ECOLOGICAL PERSPECTIVE OF THE DIVERSITY OF FUNCTIONAL RESPONSES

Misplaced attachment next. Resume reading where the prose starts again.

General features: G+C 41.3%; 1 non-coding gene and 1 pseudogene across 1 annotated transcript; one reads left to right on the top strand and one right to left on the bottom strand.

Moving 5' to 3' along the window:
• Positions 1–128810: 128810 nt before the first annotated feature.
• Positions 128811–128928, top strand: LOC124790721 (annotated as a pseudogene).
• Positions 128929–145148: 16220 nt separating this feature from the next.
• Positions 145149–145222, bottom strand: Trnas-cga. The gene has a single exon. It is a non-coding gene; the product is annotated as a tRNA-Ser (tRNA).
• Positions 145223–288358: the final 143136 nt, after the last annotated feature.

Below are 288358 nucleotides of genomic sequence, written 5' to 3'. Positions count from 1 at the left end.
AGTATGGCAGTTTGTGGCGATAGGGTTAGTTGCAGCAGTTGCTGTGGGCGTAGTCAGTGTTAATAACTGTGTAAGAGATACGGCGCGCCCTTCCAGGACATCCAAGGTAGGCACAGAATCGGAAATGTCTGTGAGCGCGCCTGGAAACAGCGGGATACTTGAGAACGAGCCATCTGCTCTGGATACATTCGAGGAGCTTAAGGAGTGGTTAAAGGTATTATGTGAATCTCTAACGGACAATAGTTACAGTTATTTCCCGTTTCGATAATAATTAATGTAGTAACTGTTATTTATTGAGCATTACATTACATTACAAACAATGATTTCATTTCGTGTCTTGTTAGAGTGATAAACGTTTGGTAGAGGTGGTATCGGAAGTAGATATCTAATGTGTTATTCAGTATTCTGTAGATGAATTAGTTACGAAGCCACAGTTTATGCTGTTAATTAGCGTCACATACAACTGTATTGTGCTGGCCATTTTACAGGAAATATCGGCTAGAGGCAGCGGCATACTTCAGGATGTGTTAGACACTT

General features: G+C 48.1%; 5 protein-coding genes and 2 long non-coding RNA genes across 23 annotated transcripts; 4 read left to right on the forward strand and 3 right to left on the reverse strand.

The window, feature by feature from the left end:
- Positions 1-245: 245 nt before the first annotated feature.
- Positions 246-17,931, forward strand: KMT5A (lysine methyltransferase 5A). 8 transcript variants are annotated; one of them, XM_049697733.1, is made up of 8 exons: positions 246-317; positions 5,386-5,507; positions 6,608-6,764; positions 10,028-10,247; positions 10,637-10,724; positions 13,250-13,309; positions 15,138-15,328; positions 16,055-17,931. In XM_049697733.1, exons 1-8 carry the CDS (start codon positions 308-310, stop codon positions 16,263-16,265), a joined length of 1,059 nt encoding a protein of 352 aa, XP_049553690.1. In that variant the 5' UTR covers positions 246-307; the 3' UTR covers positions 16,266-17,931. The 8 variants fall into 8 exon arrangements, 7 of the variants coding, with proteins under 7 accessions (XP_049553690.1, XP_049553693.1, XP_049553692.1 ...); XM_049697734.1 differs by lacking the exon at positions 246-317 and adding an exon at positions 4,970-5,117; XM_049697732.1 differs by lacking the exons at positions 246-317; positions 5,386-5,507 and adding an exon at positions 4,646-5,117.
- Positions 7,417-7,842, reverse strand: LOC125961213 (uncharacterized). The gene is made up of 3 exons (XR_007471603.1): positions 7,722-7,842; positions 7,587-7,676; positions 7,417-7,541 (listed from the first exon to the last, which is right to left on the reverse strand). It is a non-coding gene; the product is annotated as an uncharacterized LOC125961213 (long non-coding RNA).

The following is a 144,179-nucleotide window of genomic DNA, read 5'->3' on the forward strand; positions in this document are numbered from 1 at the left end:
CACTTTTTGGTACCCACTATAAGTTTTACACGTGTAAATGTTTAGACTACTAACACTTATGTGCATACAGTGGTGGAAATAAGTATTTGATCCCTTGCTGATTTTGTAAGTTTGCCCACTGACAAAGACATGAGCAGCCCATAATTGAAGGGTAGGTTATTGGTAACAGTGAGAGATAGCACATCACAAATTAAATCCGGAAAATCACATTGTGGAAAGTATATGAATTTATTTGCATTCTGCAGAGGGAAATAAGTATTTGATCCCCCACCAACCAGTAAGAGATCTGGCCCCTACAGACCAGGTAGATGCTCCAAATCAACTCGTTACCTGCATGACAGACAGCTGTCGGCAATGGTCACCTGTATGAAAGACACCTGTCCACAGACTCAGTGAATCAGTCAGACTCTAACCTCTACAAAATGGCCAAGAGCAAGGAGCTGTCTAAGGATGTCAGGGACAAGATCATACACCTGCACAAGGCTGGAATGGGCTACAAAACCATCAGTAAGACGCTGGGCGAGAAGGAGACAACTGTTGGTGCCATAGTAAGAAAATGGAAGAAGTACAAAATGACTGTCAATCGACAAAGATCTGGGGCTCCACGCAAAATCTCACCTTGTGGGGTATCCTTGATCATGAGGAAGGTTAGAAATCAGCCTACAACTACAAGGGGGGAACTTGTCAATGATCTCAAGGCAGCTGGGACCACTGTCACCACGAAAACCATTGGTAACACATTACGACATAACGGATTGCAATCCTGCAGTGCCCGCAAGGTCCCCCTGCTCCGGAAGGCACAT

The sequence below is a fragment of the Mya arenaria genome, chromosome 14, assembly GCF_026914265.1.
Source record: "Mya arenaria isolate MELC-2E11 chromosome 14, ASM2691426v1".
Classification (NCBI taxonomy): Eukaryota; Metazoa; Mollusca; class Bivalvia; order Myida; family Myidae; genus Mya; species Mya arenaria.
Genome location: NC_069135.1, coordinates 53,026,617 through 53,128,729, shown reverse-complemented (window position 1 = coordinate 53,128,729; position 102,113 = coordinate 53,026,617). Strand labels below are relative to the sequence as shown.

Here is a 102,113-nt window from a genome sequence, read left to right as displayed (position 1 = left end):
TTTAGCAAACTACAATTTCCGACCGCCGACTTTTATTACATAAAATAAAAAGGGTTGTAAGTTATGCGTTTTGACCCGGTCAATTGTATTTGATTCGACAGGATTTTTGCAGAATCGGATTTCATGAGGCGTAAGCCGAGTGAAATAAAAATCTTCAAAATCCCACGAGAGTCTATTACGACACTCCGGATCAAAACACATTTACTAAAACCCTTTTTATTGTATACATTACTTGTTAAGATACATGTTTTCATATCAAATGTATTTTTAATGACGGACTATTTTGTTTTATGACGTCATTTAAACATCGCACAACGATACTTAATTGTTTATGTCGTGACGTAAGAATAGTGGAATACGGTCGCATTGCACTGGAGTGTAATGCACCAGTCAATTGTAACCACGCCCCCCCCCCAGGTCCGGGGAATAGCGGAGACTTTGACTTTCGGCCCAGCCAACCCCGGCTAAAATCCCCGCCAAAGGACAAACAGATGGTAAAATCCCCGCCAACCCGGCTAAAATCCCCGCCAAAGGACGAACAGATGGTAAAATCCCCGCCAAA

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Prey-predator interactions have been modelled by numerous workers. Ecologists have continuously modified Lotka-Volterra equations in order to provide more realistic descriptions of the complexity of these interactions. The response of predator(s) to increasing prey density can be best described in terms of a functional response, which is an important criterion determining the success or failure of predator(s) to control fluctuating prey populations. The functional response of a predator is further differentiated into Holling's Type I, II, III, IV and V. We discuss one-prey and one-predator interactions, in which the models are modified by the inclusion of steady-state satiation and growth factors. We review situations where two prey and one predator interact, and vice versa. We also discuss Holling's Type IV model relevant to competition and food chains. There is a need to examine functional responses as these models were mostly developed by pure mathematicians and their relevance to field conditions remains largely untested. Prey-predator interactions can be affected even by small factors and ecologists should include these models in their experimental design when attempting to predict realistic interactions.